Carillion has signed a contract with the Birmingham Energy Savers (BES) scheme to deliver energy services as part of the Green Deal and create new jobs.

Carillion has committed to create and sustain at least 360 jobs and also encourage its business partners to invest locally in a range of new green energy projects.

Under the BES scheme, Carillion will work with Birmingham City Council as its exclusive delivery partner to improve the energy and carbon efficiency of up to 60,000 households across the city, together with schools and other non-domestic council properties.

The scheme will give households affordable ways of improving their properties by fitting energy efficiency measures, such as insulation and new boilers, under the Government’s Green Deal.

The eight-year contract is estimated to be initially worth up to £600 million, but has the potential to be extended to the wider West Midlands area under a framework agreement worth up to £1.5 billion over eight years.

Now that the contract has been finalised, Carillion is embarking on a recruitment programme to hire locally-based energy assessors, who will evaluate properties and provide advice on the energy efficiency improvements they require.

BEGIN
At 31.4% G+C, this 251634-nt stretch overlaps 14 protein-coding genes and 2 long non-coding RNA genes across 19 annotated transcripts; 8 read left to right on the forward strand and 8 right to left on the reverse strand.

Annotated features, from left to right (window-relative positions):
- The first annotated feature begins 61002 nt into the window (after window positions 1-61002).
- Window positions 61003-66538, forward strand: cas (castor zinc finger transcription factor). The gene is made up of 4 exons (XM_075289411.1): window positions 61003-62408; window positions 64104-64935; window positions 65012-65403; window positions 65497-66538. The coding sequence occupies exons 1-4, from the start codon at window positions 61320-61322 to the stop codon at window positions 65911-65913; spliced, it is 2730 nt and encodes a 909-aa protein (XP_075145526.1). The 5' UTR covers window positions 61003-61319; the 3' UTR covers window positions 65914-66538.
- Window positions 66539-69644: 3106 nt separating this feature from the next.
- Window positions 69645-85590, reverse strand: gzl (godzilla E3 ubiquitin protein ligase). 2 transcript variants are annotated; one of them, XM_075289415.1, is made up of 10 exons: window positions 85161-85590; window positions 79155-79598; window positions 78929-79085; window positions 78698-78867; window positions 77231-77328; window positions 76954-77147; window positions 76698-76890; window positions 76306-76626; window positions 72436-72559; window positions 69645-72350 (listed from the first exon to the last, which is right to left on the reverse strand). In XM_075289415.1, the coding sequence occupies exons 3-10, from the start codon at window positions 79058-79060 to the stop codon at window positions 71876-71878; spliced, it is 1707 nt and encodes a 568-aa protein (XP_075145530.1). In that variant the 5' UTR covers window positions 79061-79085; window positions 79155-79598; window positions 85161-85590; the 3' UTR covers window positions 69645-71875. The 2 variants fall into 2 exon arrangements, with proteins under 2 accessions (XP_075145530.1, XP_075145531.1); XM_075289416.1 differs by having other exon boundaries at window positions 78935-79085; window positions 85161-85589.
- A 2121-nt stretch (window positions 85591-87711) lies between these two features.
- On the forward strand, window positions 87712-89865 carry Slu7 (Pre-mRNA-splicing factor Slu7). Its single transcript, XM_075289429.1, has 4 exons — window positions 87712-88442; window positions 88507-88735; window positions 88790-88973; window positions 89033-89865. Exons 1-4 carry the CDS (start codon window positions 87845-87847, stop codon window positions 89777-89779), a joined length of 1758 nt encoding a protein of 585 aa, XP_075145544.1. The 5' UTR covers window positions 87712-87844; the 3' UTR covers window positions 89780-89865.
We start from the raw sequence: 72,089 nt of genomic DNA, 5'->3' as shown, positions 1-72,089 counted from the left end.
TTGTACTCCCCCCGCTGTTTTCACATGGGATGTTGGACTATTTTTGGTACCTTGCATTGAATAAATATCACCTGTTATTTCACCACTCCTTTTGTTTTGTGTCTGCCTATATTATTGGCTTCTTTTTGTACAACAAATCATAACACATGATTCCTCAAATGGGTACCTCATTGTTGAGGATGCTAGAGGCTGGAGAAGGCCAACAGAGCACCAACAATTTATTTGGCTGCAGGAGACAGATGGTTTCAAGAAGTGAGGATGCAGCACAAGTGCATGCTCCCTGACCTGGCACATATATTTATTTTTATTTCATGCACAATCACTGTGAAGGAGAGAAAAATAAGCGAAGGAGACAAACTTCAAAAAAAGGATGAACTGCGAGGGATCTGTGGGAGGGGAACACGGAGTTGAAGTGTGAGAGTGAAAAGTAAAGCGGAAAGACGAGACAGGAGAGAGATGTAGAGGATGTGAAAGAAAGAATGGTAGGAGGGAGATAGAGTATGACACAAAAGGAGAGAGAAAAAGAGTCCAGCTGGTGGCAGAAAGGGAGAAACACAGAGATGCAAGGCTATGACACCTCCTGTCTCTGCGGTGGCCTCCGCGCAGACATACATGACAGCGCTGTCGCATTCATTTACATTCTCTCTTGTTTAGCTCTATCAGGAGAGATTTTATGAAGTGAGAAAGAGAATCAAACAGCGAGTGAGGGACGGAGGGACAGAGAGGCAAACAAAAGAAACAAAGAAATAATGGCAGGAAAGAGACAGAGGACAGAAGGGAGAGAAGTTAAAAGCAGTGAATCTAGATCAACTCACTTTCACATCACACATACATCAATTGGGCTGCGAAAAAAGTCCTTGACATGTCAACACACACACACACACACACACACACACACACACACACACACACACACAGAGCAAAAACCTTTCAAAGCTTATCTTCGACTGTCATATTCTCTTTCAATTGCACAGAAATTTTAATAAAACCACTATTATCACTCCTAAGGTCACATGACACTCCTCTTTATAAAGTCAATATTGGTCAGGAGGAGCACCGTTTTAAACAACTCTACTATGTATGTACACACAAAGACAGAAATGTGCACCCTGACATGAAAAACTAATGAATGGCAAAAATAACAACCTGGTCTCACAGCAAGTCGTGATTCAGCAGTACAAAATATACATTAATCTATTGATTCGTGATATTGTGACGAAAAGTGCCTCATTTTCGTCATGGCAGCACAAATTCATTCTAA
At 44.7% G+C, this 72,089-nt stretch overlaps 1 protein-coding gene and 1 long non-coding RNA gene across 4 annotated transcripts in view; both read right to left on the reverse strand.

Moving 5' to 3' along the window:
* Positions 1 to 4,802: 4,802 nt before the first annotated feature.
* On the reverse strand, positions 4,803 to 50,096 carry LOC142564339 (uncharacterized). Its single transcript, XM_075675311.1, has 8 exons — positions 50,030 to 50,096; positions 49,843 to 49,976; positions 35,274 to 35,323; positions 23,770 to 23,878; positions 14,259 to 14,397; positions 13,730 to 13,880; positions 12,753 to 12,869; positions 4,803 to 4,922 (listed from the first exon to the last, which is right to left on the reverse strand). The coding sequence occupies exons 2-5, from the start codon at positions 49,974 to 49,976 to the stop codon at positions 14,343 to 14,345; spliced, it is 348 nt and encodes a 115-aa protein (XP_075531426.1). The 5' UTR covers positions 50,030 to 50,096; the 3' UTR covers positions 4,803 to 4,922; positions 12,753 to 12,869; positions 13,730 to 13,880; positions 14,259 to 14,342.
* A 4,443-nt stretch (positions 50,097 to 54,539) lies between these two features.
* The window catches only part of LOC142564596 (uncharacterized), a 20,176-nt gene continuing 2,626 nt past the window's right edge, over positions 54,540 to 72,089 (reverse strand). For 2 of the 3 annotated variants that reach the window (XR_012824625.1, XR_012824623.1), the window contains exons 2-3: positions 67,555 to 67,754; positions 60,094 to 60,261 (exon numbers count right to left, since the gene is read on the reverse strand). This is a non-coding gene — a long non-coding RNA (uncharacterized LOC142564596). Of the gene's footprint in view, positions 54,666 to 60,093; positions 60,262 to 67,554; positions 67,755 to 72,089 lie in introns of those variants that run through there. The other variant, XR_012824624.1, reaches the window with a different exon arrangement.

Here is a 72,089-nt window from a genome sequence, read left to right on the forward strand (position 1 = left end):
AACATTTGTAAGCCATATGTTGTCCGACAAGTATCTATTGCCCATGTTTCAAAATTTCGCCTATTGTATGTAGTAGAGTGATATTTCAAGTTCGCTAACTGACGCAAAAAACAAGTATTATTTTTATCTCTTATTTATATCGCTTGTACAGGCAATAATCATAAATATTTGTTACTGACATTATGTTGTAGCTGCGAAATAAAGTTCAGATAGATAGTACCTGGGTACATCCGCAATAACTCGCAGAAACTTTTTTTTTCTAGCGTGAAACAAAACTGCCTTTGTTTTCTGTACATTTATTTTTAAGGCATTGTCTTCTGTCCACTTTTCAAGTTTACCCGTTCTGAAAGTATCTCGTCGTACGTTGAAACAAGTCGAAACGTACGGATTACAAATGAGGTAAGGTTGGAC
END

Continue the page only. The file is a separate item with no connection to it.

Commenting on the newly signed deal, Carillion’s Chief Executive Richard Howson, said:”Birmingham Energy Savers is a genuinely ground-breaking scheme and we are delighted to have agreed this contract with Birmingham City Council.

“We believe that in order to reach its full potential, the programme must fully engage with the community and this is why the next stage will focus on recruiting local people and businesses to deliver the scheme.”

Cllr James McKay, Cabinet Member for a Green, Safe and Smart city at Birmingham City Council, added: “This programme represents a major milestone in Birmingham’s green ambitions, and demonstrates that the social justice and environmental agendas go hand-in-hand with each other.

“It will reduce energy bills for citizens by up to £300 per year – taking up to 40,000 people out of fuel poverty by 2015 – create jobs in the technology supply chain and ensure that there are less carbon emissions from the city.”